In Pennsylvania, nursing home care costs an average of $90,500 a year. Over 60% of nursing home patients in our state rely on Medicaid to help pay these costs that Medicare doesn’t cover. Many people who need long-term care exhaust their savings to the point that they become eligible for Medicaid.
For 247,000 seniors and 570,600 people with disabilities in Pennsylvania, Medicaid is a critical source of coverage for long-term care.
Medicaid doesn’t just pay for long-term care in nursing facilities. It also pays for home health care -- in fact, in Pennsylvania, over one third (34%) of Medicaid dollars go to pay for care that’s provided in-home.
Nearly 158,000 direct care workers (home health aides, nursing aides, and personal care attendants) provide care to Pennsylvanians who need long-term services. To meet the demands of its aging population, by 2016, Pennsylvania will need to expand its workforce by 25%.
Since Medicaid is a critical source of payment for Pennsylvania’s long-term care workers, cuts to Medicaid could mean cuts in payments to providers, including long-term care workers. That could result in salary reductions or reductions in the number of workers, which could, in turn, affect the quality of care and the availability of workers for all Pennsylvanians who need long-term care. A strong Medicaid program with adequate payment for care providers is essential to helping Pennsylvania build a workforce that can meet the long-term care needs of all its residents, whether they have Medicaid or not.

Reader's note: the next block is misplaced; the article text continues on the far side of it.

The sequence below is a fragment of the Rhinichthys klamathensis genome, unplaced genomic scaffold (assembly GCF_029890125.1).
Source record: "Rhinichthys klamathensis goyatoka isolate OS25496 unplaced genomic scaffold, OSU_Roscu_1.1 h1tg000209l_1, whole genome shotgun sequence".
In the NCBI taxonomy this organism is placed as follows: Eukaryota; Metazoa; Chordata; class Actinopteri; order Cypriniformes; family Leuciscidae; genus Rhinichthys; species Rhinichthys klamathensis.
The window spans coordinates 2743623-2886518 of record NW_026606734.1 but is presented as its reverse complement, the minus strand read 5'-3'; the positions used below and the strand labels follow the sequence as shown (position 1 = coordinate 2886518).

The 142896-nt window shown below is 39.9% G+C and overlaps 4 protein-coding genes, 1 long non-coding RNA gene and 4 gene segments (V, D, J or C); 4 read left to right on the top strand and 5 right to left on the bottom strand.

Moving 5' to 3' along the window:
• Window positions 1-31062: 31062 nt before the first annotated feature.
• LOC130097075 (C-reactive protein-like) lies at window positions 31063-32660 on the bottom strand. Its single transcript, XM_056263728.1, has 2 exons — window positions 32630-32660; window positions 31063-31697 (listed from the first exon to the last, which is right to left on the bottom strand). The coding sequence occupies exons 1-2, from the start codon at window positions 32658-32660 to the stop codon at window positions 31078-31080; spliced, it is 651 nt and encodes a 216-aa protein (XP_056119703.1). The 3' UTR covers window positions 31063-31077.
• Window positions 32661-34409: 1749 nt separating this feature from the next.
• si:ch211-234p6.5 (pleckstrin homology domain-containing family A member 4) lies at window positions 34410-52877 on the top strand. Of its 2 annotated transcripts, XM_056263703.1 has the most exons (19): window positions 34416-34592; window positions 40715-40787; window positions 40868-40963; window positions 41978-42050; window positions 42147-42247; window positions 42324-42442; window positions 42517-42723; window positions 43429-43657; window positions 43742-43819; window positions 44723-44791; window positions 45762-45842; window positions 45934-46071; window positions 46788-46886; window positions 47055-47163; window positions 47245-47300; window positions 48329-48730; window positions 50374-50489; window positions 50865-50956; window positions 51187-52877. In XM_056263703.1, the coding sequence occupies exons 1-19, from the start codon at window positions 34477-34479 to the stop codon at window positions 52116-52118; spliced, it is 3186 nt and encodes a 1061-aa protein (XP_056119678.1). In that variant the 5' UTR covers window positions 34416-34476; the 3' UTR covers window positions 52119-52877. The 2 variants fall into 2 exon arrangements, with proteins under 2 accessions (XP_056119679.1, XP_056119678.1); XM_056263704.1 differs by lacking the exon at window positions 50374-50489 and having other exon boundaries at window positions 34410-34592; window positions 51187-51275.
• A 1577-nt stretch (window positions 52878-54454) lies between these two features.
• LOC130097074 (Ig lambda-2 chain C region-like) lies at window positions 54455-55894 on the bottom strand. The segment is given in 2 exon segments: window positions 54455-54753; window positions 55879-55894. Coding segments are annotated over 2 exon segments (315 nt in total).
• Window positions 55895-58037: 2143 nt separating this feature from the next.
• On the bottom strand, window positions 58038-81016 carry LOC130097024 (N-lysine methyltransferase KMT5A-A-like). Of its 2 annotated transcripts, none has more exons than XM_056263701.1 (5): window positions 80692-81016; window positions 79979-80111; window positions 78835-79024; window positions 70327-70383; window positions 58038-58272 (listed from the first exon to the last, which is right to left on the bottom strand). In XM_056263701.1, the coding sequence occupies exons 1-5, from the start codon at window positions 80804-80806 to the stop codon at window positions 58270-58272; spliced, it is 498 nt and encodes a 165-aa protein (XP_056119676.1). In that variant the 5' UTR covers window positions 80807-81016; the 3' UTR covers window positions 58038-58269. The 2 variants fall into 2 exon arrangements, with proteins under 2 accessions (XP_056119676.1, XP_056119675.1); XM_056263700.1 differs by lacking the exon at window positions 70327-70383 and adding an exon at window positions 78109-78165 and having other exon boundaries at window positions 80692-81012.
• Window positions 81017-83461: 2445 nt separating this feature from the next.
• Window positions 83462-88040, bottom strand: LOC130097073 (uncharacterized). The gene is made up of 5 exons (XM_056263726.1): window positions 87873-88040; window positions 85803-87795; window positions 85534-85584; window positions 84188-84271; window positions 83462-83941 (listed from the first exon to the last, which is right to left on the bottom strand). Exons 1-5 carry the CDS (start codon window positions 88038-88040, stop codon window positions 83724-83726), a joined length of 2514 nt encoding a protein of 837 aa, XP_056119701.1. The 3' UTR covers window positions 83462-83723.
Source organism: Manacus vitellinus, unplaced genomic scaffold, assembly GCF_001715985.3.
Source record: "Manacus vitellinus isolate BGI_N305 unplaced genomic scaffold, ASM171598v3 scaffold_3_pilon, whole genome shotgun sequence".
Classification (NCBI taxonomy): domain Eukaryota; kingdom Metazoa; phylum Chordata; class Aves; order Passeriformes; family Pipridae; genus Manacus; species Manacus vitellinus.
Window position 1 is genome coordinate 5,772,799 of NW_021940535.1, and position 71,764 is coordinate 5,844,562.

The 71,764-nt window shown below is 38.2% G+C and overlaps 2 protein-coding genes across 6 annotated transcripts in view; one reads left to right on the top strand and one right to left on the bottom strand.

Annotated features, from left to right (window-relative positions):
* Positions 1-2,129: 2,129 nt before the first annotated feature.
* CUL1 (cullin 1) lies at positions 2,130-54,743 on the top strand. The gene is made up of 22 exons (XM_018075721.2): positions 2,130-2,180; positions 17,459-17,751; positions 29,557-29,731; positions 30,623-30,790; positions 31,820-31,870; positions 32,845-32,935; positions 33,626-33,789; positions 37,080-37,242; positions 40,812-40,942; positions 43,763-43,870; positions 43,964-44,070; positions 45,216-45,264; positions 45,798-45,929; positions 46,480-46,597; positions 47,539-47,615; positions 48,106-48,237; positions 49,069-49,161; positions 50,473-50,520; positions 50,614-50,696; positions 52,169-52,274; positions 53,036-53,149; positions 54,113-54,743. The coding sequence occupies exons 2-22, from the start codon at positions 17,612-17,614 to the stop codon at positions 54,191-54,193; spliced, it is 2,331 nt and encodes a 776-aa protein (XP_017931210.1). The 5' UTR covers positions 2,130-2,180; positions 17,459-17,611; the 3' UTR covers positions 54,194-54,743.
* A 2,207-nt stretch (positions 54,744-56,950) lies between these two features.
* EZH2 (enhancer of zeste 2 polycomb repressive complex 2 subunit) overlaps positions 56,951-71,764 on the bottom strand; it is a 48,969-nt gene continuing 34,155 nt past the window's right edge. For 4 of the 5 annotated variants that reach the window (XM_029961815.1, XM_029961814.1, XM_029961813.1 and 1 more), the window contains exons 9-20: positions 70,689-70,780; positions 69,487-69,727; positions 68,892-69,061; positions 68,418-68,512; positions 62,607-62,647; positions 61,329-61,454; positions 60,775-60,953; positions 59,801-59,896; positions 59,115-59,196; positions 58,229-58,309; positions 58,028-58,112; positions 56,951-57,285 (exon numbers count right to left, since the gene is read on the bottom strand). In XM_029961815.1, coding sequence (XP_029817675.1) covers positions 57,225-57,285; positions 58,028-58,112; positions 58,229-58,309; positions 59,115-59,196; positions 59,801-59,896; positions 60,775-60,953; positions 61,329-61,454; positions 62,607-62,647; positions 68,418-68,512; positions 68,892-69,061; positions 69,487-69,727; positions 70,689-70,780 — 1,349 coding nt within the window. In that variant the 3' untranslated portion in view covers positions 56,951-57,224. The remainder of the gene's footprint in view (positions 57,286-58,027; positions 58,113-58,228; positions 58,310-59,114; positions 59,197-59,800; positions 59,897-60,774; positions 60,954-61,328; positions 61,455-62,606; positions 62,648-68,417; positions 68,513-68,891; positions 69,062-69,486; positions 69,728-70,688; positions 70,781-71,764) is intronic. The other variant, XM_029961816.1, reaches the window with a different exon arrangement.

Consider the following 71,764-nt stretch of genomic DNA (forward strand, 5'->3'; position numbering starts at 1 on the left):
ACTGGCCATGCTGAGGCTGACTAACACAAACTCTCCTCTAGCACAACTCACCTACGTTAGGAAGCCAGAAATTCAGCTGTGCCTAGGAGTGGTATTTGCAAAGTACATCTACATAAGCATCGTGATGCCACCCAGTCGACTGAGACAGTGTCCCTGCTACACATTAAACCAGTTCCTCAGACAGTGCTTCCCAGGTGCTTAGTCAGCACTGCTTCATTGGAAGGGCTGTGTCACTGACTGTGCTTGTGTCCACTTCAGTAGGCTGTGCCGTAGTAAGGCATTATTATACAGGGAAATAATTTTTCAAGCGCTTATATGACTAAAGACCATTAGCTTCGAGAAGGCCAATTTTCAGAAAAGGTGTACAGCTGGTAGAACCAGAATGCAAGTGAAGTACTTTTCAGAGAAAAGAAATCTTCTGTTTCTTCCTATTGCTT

If lawmakers pass the Ryan Budget, Pennsylvania workers, families and seniors will see steep cuts to health care and the loss of private sector jobs:
Jobs Lost: An Economic Policy Institute analysis in 2012 found that the $544 billion in Medicaid cuts proposed in the Ryan budget over the next five years would result in 37,200 Pennsylvania jobs lost in 2014 with the loss climbing each year and peaking in 2017 at 63,600 jobs. Overall, Pennsylvania would lose 214,527 jobs between 2013 and 2017 under the Ryan Budget, with health care and long-term care workers bearing the brunt of the cuts.